Dell Latitude 13: Thin and Sexy, but Range-Limited
By Loyd Case
At a Glance
Great keyboard for getting work done
Thin and light, with a sleek appearance
Could use more USB ports
Battery life severely limited
Dell’s Latitude 13 is an elegant-looking ultraportable with a great keyboard, but limited expandability and poor battery life are significant drawbacks.
The Dell Latitude 13 ultraportable laptop inspires technolust when you first pick it up. It’s sleek, it has a great keyboard, and it weighs less than 3.5 pounds without the power brick. The LED-backlit display looks pretty good for most desktop chores. And all of this laptop-PC goodness comes in a package just 0.65 inch thick.
Our Latitude 13 review unit shipped with an ultra-low-voltage Core 2 Duo SU7300 running at 1.3GHz; accompanying the processor is 4GB of RAM. The graphics hardware consists of Intel’s integrated GMA 4500 HD, built into the laptop’s chipset. That particular CPU-GPU mix precludes this Latitude from running all but the most casual games–but then again, this laptop is all business. Prices start at a reasonable $479 with a fairly low-end CPU and a lot less RAM; our test configuration is priced at $1044 (as of October 8, 2010).
As I dug deeper into the Latitude 13’s specs, one ugly secret became apparent: the Latitude’s integrated, nonreplaceable battery. Having an integrated battery isn’t bad by itself–Apple’s MacBook line has been doing that since the introduction of the unibody design. Somehow, though, Dell didn’t get the full memo about built-in batteries: If you’re going to have a fixed battery, make sure the laptop offers great battery life. Alas, the Latitude 13 posted low scores on our battery-life test, lasting 3 hours, 28 minutes. That mark is among the worst battery-life test results for ultraportable laptops we’ve seen, and it’s largely responsible for the machine’s very low overall performance score (battery-life tests are a significant part of our overall performance score for ultraportables). It limits this laptop’s utility for cross-country or overseas flights, unless you’re one of the lucky passengers who can access on-board power connectors.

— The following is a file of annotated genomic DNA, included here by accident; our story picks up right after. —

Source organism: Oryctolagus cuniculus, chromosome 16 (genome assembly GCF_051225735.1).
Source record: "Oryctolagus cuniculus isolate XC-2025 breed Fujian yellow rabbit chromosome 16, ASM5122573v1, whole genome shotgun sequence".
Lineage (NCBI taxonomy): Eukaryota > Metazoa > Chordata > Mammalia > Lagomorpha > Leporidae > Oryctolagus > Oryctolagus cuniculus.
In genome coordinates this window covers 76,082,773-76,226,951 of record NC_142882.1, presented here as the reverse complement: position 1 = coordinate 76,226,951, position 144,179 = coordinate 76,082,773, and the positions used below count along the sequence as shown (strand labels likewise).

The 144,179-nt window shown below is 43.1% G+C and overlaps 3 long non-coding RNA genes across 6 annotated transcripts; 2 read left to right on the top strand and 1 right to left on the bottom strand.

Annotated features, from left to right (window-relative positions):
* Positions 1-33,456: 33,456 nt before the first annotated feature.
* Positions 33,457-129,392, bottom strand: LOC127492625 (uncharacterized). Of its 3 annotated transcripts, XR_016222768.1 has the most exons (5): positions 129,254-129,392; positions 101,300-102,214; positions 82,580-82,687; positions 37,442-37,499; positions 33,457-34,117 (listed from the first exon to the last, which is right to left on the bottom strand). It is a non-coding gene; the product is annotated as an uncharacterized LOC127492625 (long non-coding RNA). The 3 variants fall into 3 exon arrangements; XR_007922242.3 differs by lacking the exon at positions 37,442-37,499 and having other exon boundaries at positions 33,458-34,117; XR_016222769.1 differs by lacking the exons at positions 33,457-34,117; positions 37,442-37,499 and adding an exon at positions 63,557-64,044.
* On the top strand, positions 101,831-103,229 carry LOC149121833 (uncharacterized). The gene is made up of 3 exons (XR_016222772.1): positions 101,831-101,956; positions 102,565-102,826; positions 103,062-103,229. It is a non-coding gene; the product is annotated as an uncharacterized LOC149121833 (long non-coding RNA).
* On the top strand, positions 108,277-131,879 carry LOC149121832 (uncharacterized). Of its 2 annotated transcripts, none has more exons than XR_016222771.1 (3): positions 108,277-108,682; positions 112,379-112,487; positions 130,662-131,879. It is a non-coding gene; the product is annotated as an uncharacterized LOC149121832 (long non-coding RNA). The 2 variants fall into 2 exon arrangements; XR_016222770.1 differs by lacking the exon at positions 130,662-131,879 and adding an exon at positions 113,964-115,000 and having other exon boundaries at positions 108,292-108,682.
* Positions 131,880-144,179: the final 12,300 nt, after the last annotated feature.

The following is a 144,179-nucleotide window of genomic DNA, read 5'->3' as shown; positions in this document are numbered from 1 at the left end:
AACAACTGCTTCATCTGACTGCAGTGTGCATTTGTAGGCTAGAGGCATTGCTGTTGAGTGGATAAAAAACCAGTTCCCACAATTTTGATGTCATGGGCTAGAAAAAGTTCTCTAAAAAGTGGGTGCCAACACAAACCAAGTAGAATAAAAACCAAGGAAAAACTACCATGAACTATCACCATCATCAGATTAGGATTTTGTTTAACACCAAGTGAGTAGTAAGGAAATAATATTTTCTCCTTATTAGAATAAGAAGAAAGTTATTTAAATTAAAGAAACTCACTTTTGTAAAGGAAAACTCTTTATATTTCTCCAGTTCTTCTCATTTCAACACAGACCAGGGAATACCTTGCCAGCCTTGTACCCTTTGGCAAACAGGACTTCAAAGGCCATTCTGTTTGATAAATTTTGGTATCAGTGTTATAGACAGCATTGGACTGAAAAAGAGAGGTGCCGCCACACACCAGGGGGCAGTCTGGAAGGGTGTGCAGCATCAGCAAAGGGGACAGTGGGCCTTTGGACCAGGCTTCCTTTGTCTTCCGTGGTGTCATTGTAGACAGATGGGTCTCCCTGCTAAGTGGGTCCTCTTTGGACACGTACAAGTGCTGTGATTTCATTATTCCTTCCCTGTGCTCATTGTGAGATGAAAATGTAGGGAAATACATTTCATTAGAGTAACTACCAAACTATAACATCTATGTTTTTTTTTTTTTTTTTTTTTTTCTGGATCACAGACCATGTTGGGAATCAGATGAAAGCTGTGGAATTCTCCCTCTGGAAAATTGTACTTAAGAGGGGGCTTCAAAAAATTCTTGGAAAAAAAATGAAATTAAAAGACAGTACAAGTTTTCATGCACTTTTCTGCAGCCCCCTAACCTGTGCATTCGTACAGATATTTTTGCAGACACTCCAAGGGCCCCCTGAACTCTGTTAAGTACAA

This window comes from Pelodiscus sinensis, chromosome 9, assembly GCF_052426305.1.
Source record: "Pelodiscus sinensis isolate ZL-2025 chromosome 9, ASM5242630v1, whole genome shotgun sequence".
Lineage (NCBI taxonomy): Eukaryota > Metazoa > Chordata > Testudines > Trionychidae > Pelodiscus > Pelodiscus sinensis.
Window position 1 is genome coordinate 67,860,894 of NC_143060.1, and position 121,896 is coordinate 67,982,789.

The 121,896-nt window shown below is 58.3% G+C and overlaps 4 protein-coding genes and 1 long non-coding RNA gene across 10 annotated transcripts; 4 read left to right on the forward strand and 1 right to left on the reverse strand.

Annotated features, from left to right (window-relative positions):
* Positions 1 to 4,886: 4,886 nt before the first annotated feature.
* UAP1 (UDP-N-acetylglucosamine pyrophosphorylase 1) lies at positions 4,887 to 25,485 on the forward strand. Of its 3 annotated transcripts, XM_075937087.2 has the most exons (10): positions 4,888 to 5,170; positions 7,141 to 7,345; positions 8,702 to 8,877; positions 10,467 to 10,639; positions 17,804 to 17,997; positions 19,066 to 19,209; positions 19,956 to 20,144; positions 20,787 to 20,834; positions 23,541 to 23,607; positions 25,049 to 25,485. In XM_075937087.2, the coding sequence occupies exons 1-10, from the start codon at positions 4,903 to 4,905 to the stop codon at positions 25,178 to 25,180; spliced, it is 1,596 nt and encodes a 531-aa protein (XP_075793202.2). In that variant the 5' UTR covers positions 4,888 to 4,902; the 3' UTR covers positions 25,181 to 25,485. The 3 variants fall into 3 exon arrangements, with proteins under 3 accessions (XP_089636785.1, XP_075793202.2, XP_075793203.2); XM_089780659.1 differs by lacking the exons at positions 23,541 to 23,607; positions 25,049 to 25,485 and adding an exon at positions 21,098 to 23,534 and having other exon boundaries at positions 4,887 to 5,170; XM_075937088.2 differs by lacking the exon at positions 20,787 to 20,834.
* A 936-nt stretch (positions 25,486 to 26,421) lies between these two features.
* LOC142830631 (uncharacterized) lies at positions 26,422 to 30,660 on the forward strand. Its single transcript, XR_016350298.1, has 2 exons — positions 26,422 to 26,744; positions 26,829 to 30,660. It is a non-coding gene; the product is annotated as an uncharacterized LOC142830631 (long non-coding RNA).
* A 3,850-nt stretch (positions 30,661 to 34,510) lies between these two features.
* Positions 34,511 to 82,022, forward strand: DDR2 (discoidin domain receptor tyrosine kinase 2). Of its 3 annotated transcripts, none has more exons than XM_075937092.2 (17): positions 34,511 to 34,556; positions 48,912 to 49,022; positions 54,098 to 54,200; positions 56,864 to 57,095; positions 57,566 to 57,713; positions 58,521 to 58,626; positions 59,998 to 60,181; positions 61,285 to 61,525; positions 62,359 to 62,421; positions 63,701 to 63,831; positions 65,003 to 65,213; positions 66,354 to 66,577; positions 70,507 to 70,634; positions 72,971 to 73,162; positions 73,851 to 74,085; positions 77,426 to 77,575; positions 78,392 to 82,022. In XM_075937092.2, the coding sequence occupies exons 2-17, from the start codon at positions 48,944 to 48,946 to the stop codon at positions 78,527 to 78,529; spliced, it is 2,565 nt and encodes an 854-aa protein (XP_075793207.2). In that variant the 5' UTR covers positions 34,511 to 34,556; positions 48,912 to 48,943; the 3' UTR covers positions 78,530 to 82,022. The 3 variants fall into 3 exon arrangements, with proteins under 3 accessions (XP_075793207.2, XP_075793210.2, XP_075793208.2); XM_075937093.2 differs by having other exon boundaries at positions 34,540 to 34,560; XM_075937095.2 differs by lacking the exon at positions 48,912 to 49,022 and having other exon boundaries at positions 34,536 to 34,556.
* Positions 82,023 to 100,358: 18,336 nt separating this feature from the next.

Other than the battery life, the performance is about what you’d expect from a 1.3GHz SU7300. The Latitude 13 earned a WorldBench 6 score of 66–not an earthshaking score, but not a disappointing result for such a thin and light notebook. When running a Web browser with 30 tabs open, the laptop still seemed responsive. Opening up a few office applications didn’t seem to bog it down. Certainly the 4GB of system RAM helped; you’ll want to upgrade from the minimum 2GB if possible.
The Latitude 13 also disappoints due to its limited expansion ports. Only two USB ports are available on the rear; one is a combo eSATA port. Other than that, the laptop offers a five-in-one memory card reader and an ExpressCard 34 slot. As for connecting to a display, only a VGA port is present–no DVI, HDMI, or DisplayPort connector is integrated. You’ll need to add a port replicator if you want digital output.
On the flip side, Dell’s svelte business laptop still offers a lot to like. The keyboard has an excellent feel and a great layout for a subcompact laptop. The display is bright and highly usable for business and Web applications. Audio is surprisingly robust for such a tiny package, too: The speakers won’t win awards for bass, but the overall tonal quality is neutral and pleasing.
Although the display is great for everyday apps, high-definition video (as played from WMV-HD files) demonstrated slight, though visible, motion artifacts. We found the viewing angles limited, as well. An integrated Webcam is built in, and works with Skype or most video-enabled conferencing tools.
At $1044 as configured, the Dell Latitude 13 is a pricey ultraportable. That price does buy you a 250GB, 7200-rpm hard drive, but a solid-state drive will cost you more. The network connectivity is great, and even 3G wireless broadband is an option. But for my thousand-plus dollars, I’d prefer to have all-day battery life.
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